Charles Dickens bicentennialA Classics Challenge

I am almost at the halfway point of Bleak House, and from the start of the novel, I knew that I would fall in love with Dickens’ style. At the opening lines, Dickens illustrates his favorite, most criticized and most constant character, the city of London, and through this characterization, manages to skewer the Court of Chancery and all of its ridiculousness. From there begins an extensive use of characterization as a tool to create satire, social commentary, humor, tragedy, and other literary devices. Truly, Dickens is a master of characterization, and utilizes numerous varied characters in his novel to serve a multitude of purposes.

In order to illustrate how Dickens’ characterization is used for different purposes, I will share some examples from Bleak House which represent his style of characterization.

Bleak House by Charles Dickens


Dickens is very humorous, creating many caricatures via his characters. One of my favorites is Mr. Guppy, an ambitious law clerk, who practices his legalese regularly in conversation. While eating dinner with his two friends, he slips in phrases like “Gentlemen of the jury,” and when asking for one’s opinion, he phrases it as “if you were put in the box, would you agree?”.

Satire of Aristocrats

The Dedlocks represent the aristocracy in Bleak House, and Dickens often turns his shrewd eye upon their meaningless airs. When writing about Lady Dedlock, he refers to her as “my Lady,” as in “my Lady Dedlock has been bored to death,” (186). It’s just so boring being rich, and there’s nothing to do. Dickens’ Lady is so bored, she can’t even read! “She is fatigued with reading. Has almost read a page in twenty miles.” Poor thing.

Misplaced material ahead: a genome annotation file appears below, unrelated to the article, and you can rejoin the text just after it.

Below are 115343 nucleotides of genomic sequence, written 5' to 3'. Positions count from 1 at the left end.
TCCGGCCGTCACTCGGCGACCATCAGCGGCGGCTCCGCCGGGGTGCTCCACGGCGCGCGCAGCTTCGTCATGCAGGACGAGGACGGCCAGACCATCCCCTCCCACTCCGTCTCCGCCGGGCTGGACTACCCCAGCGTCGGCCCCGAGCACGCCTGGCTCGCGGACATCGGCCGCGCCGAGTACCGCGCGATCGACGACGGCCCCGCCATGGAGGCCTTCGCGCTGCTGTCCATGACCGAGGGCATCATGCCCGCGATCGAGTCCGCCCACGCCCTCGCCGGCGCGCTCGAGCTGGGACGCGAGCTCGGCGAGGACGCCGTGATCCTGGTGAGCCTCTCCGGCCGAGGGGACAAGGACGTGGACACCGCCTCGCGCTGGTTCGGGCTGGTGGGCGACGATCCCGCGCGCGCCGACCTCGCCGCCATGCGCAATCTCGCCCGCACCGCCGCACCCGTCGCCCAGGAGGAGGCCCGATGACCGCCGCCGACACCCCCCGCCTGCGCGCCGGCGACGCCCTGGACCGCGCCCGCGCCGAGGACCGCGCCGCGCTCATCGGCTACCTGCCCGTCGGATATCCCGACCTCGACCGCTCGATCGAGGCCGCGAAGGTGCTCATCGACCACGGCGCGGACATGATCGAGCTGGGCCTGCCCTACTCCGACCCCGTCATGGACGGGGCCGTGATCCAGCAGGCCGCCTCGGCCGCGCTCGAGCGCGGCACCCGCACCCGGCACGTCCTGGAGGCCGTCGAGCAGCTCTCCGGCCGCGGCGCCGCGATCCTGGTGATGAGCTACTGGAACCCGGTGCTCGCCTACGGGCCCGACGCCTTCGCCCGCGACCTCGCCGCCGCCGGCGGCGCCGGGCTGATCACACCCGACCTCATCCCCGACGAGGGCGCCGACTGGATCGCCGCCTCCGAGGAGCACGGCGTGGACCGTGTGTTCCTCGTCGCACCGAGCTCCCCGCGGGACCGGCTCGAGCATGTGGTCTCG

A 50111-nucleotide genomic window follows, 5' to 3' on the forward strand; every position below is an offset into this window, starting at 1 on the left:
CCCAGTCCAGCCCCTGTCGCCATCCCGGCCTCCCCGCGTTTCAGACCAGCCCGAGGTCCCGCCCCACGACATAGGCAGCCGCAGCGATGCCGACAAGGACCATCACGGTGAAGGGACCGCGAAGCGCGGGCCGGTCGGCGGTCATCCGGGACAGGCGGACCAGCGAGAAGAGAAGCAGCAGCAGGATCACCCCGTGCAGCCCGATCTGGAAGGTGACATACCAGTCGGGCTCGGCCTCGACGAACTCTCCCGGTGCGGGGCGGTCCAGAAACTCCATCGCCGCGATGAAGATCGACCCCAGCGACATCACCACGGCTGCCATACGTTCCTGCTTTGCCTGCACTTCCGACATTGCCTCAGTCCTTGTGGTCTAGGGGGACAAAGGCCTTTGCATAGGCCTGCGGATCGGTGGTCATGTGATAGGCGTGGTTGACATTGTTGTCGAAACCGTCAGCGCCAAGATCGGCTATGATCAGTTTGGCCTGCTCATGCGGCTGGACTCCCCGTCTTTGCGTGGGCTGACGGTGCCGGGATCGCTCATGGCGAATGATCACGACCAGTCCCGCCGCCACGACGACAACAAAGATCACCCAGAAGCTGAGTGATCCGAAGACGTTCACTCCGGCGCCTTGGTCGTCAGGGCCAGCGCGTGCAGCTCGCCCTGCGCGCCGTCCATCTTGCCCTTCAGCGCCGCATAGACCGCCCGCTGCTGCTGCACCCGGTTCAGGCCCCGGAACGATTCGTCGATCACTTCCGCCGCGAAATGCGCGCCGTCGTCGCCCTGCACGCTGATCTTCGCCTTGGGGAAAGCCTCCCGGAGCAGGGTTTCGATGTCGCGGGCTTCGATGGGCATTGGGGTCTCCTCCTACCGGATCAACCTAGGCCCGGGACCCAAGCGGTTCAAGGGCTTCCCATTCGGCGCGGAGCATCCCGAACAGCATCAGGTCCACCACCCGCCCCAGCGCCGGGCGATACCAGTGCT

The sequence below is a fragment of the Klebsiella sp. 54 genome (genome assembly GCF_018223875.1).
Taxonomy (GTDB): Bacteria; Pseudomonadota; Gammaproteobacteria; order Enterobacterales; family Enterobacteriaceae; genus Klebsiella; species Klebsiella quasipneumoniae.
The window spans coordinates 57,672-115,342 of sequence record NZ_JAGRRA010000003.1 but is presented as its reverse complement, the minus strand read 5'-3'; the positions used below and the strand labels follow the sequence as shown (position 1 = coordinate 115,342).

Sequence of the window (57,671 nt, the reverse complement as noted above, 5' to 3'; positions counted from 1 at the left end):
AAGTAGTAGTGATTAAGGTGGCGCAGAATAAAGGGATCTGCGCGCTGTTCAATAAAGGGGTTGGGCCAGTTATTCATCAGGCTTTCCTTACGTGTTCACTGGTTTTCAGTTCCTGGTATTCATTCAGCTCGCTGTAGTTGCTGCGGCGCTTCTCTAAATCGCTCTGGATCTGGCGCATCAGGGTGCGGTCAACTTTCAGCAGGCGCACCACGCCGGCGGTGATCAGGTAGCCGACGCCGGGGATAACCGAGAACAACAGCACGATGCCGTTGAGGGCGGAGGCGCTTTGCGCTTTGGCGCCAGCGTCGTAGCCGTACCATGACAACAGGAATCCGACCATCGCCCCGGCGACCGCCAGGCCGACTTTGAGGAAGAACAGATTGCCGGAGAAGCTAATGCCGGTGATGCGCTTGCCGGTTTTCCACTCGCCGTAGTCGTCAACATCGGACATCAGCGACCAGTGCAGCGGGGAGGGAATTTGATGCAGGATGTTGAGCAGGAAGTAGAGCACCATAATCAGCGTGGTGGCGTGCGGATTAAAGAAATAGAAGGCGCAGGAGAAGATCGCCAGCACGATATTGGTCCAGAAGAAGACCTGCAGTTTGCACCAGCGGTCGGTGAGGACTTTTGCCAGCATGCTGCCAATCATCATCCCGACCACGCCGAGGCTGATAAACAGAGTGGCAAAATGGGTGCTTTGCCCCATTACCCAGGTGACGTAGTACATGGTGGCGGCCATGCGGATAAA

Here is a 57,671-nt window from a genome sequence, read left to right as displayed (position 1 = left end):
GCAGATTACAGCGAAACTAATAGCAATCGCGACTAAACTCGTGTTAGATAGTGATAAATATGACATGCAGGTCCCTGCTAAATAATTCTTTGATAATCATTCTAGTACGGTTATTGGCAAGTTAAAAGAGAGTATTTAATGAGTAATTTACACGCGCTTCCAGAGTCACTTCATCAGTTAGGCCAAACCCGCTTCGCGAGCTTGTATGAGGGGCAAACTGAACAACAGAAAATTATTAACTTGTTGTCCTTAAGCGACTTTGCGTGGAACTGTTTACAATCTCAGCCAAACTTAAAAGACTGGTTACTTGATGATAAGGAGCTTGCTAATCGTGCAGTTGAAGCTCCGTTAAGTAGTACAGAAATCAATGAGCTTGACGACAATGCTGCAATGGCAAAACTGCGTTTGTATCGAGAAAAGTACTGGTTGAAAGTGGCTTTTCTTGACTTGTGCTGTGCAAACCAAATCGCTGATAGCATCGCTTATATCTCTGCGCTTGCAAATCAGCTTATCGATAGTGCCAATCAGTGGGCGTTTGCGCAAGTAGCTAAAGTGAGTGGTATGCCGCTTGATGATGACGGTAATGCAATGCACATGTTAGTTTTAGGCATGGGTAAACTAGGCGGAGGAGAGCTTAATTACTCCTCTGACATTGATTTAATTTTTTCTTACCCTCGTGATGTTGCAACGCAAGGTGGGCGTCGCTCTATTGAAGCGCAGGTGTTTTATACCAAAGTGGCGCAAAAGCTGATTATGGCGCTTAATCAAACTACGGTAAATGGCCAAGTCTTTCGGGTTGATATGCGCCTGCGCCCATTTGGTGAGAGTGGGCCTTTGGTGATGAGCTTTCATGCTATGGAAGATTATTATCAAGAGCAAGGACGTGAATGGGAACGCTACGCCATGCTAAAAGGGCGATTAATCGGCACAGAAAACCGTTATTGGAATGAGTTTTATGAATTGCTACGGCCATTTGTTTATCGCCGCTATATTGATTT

Sir Leicester, her husband, is old and gouty and proud of it.

Sir Leicester receives the gout as a troublesome demon, but still a demon of the patrician order. All the Dedlocks, in the direct male line, […] have had the gout. It can be proved, sir. Other men’s fathers may have died of the rheumatism, or may have taken base contagion from the tainted blood of the sick vulgar, but the Dedlock family have communicated something exclusive, even to levelling process of dying, by dying of their own family gout. […] It is among their dignities. (264)

Social Commentary on the Poor and Uneducated

We learn about what it means to be very poor via the characterization of the section of London called Tom-all-Alone’s and one of its inhabitants, poor Jo, the street sweeper.

Tom-all-Alone’s is